Tag Archives: Dortmunder

Shiner Frost

Spoetzl Brewery
Shiner, TX
Fröst

The Dortmunder style was initially brewed in Dortmund (!!!), Germany, for the city’s coal miners. With the popularity of Pilsner, the once darker Dortmunder gave way to a paler sample.

The pour is a very rocky, sudsy head which soon dips down to the surface, even in this kolsch glass which often puffs up the foam. The color is straw with just a touch of deep gold , like a summer morning. The clarity is beyond excellent, like a pilsner, but not quite as pale.

Steady carbonation is uneven, both larger globules and fine, widely-spaced pearls from the inside out.

The nose is very malty, even sweet like cotton candy and burnt honey. Some faint powdery citrus notes – like Tang or powdered Gatorade – come through just slightly and hopefully hold some hop pop.

The mouthfeel is good, and the first sip gives a softer malt presence than initially considered. However, it is certainly not absent and rides smoothly over the tongue with a mixture of soft vanilla and hard water. There is a taste of mineral water to the brew, very much like a crisp pilsner, but with slightly more malt body.

The finish is all tangy hops, with overtones of pepper and spices like rosemary and parsley. It is a very nice crisp finish to a beer that is surprisingly full-bodied. I wouldn’t say it is necessarily complex, but it is not uninteresting. Certainly, this is a quaffable beer that you can enjoy a few of. It may just be the Welsh in me, but I really like this beer and you don’t need to have gutted it out in a coalmine to enjoy it.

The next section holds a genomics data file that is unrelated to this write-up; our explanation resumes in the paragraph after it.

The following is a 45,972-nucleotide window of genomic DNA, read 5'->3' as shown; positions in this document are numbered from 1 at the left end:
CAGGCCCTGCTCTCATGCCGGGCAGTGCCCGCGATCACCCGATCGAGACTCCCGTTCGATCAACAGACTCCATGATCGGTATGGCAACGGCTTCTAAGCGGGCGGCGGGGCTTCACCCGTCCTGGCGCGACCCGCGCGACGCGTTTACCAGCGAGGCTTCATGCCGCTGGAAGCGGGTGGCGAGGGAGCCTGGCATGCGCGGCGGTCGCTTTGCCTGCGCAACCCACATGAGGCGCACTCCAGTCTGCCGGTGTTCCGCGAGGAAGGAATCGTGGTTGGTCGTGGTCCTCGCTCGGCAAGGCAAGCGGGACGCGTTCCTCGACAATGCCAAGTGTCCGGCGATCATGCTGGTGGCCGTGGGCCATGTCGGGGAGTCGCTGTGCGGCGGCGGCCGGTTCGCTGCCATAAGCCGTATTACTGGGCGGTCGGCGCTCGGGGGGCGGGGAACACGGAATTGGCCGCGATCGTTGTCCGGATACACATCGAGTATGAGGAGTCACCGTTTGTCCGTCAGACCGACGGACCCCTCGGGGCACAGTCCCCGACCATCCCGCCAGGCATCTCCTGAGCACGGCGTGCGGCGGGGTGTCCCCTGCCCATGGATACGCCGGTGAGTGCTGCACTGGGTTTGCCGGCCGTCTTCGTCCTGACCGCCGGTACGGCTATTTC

Buzzards Bay Dortmunder

Buzzards Bay Brewing
Westport, MA
Dortmund Style Lager

A great pour with almost an inch of perfectly white head that seems to linger. The color is a light golden straw with slow effervescence. The beer has strong malt notes on the nose, smelling slightly of yeast, and a little bit like Cascade detergent seeing as I forgot to rinse the glass. There’s a slight sour odor that is pure yeast with a hint of what seems like German hops. This beer won Best European Style Pilsner at the 2000 GABF, so that makes sense. It’s a bit redder than the true gold of most pilsners and there isn’t quite the same crisp hoppiness either. The first sip, however, delivers quite an impressive and complex array of both smooth malt that is too crisp for breadiness, and a bubbly hop flavor that balances it with just the perfect amount of bitterness. The lace is sticking to the glass nicely, in the cathedral style, not in rings.

The brewery claims that it would be the perfect beer for the end of any workday and I agree. For me, it would be ideal for a summer afternoon. Or an autumn evening. Or spring gloaming. Or, hell, a winter morning.